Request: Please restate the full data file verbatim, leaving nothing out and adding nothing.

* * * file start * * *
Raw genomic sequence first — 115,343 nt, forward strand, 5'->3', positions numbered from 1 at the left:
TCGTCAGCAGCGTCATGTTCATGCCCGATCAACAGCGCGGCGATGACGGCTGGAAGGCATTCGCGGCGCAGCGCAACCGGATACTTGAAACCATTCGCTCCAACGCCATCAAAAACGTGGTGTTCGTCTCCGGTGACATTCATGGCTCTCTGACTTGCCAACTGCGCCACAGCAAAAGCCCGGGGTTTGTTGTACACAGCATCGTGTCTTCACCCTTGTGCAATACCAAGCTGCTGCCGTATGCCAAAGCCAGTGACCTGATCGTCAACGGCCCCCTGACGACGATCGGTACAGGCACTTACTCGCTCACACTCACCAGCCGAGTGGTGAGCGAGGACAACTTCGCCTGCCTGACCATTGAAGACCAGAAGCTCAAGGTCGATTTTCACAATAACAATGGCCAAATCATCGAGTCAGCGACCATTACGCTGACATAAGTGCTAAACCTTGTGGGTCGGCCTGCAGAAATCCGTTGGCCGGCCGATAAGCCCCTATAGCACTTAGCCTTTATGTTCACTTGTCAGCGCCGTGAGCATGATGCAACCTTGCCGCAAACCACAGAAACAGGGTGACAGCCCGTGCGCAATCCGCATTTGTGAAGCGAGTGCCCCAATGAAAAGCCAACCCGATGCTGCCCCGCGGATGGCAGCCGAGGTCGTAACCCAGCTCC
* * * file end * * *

Raw genomic sequence first — 115,343 nt, forward strand, 5'->3', positions numbered from 1 at the left:
TCGTCAGCAGCGTCATGTTCATGCCCGATCAACAGCGCGGCGATGACGGCTGGAAGGCATTCGCGGCGCAGCGCAACCGGATACTTGAAACCATTCGCTCCAACGCCATCAAAAACGTGGTGTTCGTCTCCGGTGACATTCATGGCTCTCTGACTTGCCAACTGCGCCACAGCAAAAGCCCGGGGTTTGTTGTACACAGCATCGTGTCTTCACCCTTGTGCAATACCAAGCTGCTGCCGTATGCCAAAGCCAGTGACCTGATCGTCAACGGCCCCCTGACGACGATCGGTACAGGCACTTACTCGCTCACACTCACCAGCCGAGTGGTGAGCGAGGACAACTTCGCCTGCCTGACCATTGAAGACCAGAAGCTCAAGGTCGATTTTCACAATAACAATGGCCAAATCATCGAGTCAGCGACCATTACGCTGACATAAGTGCTAAACCTTGTGGGTCGGCCTGCAGAAATCCGTTGGCCGGCCGATAAGCCCCTATAGCACTTAGCCTTTATGTTCACTTGTCAGCGCCGTGAGCATGATGCAACCTTGCCGCAAACCACAGAAACAGGGTGACAGCCCGTGCGCAATCCGCATTTGTGAAGCGAGTGCCCCAATGAAAAGCCAACCCGATGCTGCCCCGCGGATGGCAGCCGAGGTCGTAACCCAGCTCC